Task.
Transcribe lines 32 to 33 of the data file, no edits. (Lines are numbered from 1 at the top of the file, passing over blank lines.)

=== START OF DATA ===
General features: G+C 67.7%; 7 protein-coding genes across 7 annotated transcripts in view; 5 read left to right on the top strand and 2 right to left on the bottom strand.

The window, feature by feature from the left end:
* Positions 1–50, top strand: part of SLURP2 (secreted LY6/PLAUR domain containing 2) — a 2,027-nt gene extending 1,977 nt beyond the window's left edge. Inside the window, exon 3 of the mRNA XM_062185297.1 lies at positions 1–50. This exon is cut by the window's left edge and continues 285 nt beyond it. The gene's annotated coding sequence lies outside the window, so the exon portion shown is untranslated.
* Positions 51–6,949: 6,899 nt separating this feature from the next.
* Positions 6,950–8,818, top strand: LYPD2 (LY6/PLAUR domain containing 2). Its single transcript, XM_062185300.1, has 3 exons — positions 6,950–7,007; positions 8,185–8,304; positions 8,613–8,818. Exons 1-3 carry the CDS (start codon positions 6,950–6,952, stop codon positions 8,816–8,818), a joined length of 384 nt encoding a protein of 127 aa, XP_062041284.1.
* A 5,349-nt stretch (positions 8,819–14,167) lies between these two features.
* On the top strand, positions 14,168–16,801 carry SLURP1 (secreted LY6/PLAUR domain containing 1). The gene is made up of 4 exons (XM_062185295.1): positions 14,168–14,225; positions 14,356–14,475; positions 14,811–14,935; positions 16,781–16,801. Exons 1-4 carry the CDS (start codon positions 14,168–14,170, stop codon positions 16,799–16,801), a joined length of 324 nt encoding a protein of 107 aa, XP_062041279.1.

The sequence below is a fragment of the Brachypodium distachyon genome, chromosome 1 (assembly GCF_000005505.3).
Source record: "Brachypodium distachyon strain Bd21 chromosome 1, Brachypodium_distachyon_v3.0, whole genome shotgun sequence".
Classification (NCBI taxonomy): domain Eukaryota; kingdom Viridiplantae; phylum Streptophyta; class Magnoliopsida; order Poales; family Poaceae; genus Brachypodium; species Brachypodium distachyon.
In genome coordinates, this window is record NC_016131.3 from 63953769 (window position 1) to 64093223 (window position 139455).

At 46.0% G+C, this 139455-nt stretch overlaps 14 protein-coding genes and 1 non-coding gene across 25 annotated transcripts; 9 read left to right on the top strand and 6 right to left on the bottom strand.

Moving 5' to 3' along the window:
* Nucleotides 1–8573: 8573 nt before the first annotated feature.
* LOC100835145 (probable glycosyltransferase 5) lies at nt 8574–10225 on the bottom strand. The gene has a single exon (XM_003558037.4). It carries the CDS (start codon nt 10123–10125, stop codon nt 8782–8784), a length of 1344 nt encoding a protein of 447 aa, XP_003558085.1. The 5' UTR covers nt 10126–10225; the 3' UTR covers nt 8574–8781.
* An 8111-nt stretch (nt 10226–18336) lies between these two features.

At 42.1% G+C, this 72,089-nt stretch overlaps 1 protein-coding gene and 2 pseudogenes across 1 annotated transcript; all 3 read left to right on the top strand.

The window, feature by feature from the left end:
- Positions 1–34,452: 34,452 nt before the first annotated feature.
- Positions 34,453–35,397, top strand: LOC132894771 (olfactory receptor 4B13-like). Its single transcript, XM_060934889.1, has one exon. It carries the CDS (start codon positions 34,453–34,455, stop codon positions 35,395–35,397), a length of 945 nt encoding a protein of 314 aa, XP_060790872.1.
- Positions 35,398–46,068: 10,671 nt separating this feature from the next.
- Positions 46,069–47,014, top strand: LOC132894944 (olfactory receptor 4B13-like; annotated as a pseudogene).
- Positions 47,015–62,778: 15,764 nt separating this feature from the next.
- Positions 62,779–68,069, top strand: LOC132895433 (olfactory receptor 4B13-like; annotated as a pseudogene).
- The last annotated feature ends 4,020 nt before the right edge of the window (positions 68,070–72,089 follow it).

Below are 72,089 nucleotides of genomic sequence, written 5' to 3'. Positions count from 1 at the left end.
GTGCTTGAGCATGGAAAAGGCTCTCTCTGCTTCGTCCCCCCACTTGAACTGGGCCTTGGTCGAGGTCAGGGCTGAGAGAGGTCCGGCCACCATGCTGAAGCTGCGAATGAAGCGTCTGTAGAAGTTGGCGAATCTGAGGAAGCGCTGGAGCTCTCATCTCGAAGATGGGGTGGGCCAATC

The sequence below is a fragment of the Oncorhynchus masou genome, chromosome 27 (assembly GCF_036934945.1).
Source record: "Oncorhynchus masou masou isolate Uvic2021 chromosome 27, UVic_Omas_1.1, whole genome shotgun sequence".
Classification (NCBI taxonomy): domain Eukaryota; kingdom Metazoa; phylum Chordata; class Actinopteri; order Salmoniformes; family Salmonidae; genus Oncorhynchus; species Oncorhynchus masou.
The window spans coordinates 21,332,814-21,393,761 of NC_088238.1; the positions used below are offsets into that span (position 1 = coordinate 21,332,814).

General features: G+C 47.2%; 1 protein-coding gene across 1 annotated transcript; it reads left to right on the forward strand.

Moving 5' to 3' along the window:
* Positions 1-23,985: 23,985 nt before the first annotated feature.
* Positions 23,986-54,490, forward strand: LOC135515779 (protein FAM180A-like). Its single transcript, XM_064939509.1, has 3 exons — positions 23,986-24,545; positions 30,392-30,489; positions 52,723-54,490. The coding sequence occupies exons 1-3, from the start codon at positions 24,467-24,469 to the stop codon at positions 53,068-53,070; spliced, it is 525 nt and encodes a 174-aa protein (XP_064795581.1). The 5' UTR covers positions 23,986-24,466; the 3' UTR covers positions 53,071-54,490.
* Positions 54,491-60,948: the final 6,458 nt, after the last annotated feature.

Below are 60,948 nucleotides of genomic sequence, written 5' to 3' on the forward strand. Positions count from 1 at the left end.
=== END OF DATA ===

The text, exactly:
General features: G+C 47.2%; 1 protein-coding gene across 1 annotated transcript; it reads left to right on the forward strand.

Moving 5' to 3' along the window: